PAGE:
• Can use any of the four access levels (which means they can be marked with any of the three access modifiers)
  • Can be marked final
  • Can be marked transient
  • Cannot be marked abstract
  • Cannot be marked synchronized
  • Cannot be marked strictfp
  • Cannot be marked native
  • Cannot be marked static, because then they'd become class variables.

Sample Output
c1 size :2 c2 size:0 c3 size:0

c1 price :0 c2 price:100 c3 price:0


Global Variable
There is no direct concept of global variable in java, but you implement the same in different number of ways.

With the help of static keyword and public access modifier.
public class GlobalVariable {  
      public static int MAX_SIZE = 1000;  
      public static int MIN_SIZE = 1;  
 }
Now you can access MAX_SIZE and MIN_SIZE from anywhere by calling like this
globalVariable.MAX_SIZE 
globalVariable.MIN_SIZE 

With the help of interface
public interface GlobalVariable1 {  
      /**  
       * Variable are implicitly public, static, and final  
       */  
       int MAX_SIZE = 1000;  
       int MIN_SIZE = 1;  
 } 
Any class that needs to use these, can implement the interface.
public class GlobalVariable1Demo implements GlobalVariable1{  
      public static void main(String[] args) {  
           System.out.println("Max Size :"+MAX_SIZE);  
           System.out.println("Max Size :"+MIN_SIZE);  
      }  
 } 

The static modifier, in combination with the final modifier, is also used to define constants. The final modifier indicates that the value of this field cannot change.



Related Post
Stack and Heap Memory Concept in java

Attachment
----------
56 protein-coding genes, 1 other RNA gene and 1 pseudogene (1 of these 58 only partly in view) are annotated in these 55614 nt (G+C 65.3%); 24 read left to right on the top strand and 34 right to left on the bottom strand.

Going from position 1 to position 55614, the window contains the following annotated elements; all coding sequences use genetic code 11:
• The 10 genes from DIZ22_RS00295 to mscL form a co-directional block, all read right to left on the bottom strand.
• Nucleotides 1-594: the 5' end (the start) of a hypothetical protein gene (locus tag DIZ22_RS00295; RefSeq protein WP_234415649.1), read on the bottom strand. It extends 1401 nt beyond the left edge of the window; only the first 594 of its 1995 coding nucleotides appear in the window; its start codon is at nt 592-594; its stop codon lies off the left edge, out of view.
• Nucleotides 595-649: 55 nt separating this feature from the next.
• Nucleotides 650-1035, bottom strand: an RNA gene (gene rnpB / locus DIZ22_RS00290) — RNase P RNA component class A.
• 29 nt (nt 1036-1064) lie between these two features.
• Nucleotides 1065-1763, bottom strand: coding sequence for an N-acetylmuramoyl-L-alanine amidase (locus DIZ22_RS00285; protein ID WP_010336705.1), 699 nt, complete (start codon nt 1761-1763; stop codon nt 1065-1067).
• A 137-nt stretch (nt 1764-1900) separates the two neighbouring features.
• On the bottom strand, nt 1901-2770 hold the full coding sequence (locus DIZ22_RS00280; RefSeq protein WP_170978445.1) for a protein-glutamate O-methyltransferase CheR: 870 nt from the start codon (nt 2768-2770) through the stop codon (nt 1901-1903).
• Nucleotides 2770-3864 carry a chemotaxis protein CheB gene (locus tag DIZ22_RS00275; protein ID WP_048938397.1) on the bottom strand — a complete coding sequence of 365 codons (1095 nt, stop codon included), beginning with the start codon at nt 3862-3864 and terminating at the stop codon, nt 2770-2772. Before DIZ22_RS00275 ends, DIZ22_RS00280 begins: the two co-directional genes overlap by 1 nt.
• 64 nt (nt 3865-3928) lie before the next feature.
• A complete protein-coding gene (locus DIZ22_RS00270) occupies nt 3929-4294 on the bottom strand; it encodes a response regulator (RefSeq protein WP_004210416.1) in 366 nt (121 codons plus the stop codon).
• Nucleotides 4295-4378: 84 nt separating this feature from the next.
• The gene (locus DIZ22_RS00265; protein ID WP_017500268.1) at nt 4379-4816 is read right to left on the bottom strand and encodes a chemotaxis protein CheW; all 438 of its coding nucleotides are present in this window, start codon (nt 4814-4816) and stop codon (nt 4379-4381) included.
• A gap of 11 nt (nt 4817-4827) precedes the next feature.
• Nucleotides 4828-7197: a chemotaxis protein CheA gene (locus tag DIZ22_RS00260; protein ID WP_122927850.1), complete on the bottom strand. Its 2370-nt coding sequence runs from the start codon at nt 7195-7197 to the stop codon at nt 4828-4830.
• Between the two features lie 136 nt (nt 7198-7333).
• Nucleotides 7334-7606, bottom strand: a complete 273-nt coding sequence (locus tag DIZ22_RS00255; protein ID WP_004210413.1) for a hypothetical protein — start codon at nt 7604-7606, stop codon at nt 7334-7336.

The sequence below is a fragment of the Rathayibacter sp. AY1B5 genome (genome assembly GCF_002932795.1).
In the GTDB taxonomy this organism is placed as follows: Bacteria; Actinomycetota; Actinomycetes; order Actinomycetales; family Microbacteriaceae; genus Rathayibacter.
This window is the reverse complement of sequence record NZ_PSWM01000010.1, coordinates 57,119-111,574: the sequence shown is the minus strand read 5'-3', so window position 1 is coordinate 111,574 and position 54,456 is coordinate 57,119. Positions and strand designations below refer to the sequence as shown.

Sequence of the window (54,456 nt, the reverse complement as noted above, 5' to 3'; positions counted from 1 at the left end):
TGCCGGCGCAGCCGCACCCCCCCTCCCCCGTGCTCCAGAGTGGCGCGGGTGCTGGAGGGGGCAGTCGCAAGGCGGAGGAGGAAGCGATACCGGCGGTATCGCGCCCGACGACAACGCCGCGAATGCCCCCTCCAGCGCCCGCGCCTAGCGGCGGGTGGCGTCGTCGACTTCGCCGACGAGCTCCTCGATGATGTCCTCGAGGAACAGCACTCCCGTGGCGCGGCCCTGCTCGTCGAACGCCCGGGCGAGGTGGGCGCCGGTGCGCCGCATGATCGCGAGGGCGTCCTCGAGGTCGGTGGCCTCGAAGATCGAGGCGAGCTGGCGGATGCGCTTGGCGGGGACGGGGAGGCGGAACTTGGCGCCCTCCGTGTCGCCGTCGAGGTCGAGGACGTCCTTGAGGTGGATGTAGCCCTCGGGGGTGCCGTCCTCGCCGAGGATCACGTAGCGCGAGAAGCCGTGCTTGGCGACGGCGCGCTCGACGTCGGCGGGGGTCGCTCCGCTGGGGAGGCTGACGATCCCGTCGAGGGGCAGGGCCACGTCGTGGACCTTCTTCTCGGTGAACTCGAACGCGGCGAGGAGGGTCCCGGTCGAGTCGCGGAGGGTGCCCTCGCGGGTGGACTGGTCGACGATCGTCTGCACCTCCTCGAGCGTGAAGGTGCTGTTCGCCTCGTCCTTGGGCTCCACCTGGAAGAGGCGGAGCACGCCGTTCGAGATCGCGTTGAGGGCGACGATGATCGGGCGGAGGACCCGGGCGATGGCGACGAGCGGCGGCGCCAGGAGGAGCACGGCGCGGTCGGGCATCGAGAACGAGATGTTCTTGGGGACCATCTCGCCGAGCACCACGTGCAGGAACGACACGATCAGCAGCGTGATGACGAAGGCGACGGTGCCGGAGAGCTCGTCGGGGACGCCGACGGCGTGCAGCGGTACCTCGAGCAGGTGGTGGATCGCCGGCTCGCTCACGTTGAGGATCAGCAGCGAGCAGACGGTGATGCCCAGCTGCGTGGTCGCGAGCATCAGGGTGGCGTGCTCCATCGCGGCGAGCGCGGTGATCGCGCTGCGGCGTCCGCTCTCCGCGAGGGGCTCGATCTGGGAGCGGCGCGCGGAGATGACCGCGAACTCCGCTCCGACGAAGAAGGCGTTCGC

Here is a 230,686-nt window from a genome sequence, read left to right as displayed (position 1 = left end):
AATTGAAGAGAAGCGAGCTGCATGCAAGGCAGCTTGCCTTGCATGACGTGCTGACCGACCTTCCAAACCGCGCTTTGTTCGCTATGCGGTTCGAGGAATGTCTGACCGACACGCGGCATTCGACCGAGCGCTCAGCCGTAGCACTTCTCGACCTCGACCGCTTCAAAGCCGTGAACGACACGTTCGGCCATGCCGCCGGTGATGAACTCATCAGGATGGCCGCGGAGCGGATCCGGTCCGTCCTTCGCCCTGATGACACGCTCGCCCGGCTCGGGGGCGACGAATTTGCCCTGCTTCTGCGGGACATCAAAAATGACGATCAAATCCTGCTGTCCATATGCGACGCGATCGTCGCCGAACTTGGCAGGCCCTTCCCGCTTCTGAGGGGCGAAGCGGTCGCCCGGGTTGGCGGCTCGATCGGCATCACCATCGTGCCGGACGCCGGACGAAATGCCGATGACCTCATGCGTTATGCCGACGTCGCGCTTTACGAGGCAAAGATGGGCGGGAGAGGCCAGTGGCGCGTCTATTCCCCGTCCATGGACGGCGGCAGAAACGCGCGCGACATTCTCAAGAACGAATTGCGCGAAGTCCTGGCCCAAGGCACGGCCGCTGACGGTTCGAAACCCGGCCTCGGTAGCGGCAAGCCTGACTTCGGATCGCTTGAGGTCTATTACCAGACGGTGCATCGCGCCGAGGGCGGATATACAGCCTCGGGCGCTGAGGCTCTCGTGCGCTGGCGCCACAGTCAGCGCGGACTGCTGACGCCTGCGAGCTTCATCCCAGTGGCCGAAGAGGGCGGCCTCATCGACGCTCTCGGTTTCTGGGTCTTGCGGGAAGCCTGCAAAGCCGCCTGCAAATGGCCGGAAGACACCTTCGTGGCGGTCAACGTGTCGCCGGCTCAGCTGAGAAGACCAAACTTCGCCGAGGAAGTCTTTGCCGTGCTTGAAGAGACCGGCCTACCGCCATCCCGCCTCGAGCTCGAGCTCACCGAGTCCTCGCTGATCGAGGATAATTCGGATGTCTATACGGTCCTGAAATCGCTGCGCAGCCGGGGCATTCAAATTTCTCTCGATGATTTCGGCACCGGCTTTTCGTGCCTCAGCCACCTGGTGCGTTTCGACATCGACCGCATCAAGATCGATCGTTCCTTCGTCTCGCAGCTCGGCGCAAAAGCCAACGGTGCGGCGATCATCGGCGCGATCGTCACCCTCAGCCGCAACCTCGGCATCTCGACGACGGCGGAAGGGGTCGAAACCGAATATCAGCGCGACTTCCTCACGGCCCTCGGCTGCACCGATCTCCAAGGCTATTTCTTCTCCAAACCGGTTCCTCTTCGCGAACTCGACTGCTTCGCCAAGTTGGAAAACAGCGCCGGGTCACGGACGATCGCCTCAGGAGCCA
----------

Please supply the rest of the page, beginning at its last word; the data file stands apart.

this keyword in java
Why to override hashCode() and equals() in java

If you know anyone who has started learning java, why not help them out! Just share this post with them. 
Thanks for studying today!...

7 comments:

  1. Good article! But, I'm going to nit pick a bit here.

    It's standard Java convention to capitalize the first letter in Java class names.

    See here: http://www.oracle.com/technetwork/java/javase/documentation/codeconventions-135099.html#367

    So, "public class localVariable" should be "public class LocalVariable"

    The code will run as is, but in my opinion, ignoring conventions is really bad form.

    ReplyDelete
    Replies
    1. @Trace, you are 100% correct, conventions should not be ignored. While writing the examples I was not concentrating on the conventions. However, I made the changes and thanks for pointing out.

      Delete
  2. There is an another problem. The constructor for your caffe class is not public. Your code will work as long as the instanceVariable class is in the same package, but you should probably make the constructor public.

    ReplyDelete
    Replies
    1. @datguy, you are right. I have created both the classes in the same class that why I haven't written the public access modifier. Now I made the changes. Thanks for pointing out.

      Delete
  3. What is the different between class variable and instance variable

    ReplyDelete
  4. @pardeepk Nice article it was very clear thanks a lot

    ReplyDelete